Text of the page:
Which would mean — if the federal entities decide to keep selling as they’ve been doing so far — there would be a whopping 30 per cent increase in the number of properties feeding into the market.
We’ll say it again – the supply! The supply!
Here comes the REO
Ever since the housing bust became headline news, housing bears have been predicting a flood of inventory that would push prices lower. Lenders successfully withheld product from many markets, and the GSEs were not foreclosing in earnest for several years as they attempted various loan modification programs. With the complete and utter failure of all loan modification programs, the GSEs are now shifting toward foreclosure processing. The lenders who are attempting to withhold product are going to sit and watch as the GSEs devalue the holdings of lenders and make them wish they hadn’t waited.
Irvine is an unusual market. Relatively little of our inventory was financed by the GSEs because our price points were generally above the conforming limit during the bubble. Some will take that to mean that Irvine will escape the problems of GSE liquidation. Not true. As the GSEs liquidate their properties in nearby communities and lower prices there, the substitution effect will steal buyers away from Irvine. That will lower sales rates even more, and the few must-sell properties that come to market will push prices lower. In other words, the GSEs will cut the Irvine market down at the knees. The price correction will take longer, but it will still occur, just as we are seeing now.
One of the more annoying lies to come from the housing bubble is the revisionist history the conservatives in the Republican party have been peddling concerning the role of the GSEs. The GSEs did not inflate the housing bubble:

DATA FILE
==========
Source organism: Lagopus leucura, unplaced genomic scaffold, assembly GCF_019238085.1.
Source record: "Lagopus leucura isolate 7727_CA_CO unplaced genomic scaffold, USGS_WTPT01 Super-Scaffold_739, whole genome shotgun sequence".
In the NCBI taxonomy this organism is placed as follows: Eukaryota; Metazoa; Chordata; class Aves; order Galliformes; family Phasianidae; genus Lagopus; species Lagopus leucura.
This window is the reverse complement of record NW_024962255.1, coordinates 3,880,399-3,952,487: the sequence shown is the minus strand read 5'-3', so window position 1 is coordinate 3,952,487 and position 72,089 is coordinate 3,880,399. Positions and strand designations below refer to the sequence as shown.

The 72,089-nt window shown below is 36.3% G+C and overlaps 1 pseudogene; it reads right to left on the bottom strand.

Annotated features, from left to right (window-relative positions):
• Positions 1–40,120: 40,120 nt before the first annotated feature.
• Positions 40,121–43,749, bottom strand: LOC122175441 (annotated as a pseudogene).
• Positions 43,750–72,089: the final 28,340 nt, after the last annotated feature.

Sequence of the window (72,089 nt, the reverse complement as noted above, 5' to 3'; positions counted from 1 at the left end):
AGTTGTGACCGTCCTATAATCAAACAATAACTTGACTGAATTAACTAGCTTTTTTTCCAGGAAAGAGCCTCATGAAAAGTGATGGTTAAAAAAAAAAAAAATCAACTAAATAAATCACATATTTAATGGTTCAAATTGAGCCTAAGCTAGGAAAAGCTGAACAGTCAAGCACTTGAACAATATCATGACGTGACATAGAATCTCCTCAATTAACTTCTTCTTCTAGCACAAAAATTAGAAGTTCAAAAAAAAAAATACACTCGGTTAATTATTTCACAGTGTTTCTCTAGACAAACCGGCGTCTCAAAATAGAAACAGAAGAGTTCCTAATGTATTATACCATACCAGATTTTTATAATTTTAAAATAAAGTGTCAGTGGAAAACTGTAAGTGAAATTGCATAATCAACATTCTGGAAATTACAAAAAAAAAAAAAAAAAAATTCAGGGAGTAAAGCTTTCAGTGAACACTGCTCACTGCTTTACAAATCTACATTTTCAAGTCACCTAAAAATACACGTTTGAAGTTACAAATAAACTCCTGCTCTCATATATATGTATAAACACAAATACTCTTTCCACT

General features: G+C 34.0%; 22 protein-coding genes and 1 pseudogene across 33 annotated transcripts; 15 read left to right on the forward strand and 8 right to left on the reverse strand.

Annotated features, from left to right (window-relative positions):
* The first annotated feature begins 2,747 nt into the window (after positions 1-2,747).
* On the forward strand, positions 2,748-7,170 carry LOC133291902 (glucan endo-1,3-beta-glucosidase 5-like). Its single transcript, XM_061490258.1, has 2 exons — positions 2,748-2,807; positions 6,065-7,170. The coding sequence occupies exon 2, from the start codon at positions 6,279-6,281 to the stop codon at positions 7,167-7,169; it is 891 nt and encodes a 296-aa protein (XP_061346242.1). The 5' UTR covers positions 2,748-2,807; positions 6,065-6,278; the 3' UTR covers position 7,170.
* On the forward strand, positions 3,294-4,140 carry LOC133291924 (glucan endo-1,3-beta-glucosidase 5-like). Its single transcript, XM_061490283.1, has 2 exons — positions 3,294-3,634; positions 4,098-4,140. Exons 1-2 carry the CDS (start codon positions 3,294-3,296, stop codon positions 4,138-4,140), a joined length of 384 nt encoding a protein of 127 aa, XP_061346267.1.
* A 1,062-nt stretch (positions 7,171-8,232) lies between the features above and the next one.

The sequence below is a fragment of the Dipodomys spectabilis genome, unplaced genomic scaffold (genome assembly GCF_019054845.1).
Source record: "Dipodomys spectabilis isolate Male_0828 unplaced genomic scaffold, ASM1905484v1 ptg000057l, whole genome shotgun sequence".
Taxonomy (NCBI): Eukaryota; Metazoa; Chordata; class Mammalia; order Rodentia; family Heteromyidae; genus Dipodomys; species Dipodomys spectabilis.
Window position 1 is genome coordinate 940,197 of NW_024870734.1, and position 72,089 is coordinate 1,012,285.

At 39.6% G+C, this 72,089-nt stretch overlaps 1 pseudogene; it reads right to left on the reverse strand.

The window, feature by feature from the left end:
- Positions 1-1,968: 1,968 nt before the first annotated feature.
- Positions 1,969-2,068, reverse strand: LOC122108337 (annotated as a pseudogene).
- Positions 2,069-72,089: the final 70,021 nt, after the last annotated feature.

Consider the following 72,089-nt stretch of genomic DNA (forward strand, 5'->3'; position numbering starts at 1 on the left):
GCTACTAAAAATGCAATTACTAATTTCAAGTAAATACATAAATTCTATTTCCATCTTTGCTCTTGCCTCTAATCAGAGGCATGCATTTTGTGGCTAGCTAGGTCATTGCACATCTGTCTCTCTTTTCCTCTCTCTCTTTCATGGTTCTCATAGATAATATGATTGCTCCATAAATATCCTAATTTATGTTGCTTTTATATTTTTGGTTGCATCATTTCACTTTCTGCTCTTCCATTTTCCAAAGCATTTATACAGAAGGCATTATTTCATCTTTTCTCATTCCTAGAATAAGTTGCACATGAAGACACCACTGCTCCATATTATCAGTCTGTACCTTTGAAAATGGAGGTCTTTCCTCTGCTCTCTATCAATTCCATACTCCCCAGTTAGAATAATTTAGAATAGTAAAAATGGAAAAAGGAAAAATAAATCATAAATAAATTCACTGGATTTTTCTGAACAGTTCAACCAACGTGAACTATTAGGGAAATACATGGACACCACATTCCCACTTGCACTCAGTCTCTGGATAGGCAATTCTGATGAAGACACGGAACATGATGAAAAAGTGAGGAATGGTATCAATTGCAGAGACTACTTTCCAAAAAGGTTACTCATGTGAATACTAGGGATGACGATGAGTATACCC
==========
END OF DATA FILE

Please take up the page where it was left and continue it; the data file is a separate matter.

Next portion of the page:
The worst junk mortgages that inflated the housing bubble to extraordinary levels were not bought and securitized by Fannie and Freddie, they were securitized by Citigroup, Merrill Lynch, Goldman Sachs, Lehman and the other private investment banks. These investment banks gobbled up the worst subprime and Alt-A garbage that sleaze operations like Ameriquest and Countrywide pushed on homebuyers.
The trillions of dollars that the geniuses at the private investment banks funneled into the housing market were the force that inflated the bubble to its 2006 peaks. Fannie and Freddie were followers in this story, jumping into the subprime and Alt-A market in 2005 to try to maintain market share. They were not the leaders.
Conservatives are peddling the lie about the GSEs because they want to see them dismantled. I agree with their policy ideas. The GSEs should be dismantled, but not because they inflated the housing bubble. The GSEs are no longer necessary. We have a robust secondary market for securitized loans without the GSEs. At this point, the GSEs are being used to keep mortgage interest rates low through their explicit government guarantee. The government has no place assuming the risk of private enterprise — and pay the billions in losses — and for that reason, the GSEs should be eliminated.
The folly of the GSEs is apparent in properties like today’s featured property. The GSEs came in at the end of a long series of Ponzi borrowing and bought an Option ARM the former owners took out. As Dean Baker noted in the quote above, they were followers in the story, and they bought loans like this one in 2005 to maintain market share. In other words, they gambled with money they didn’t have and now you and I are paying for it.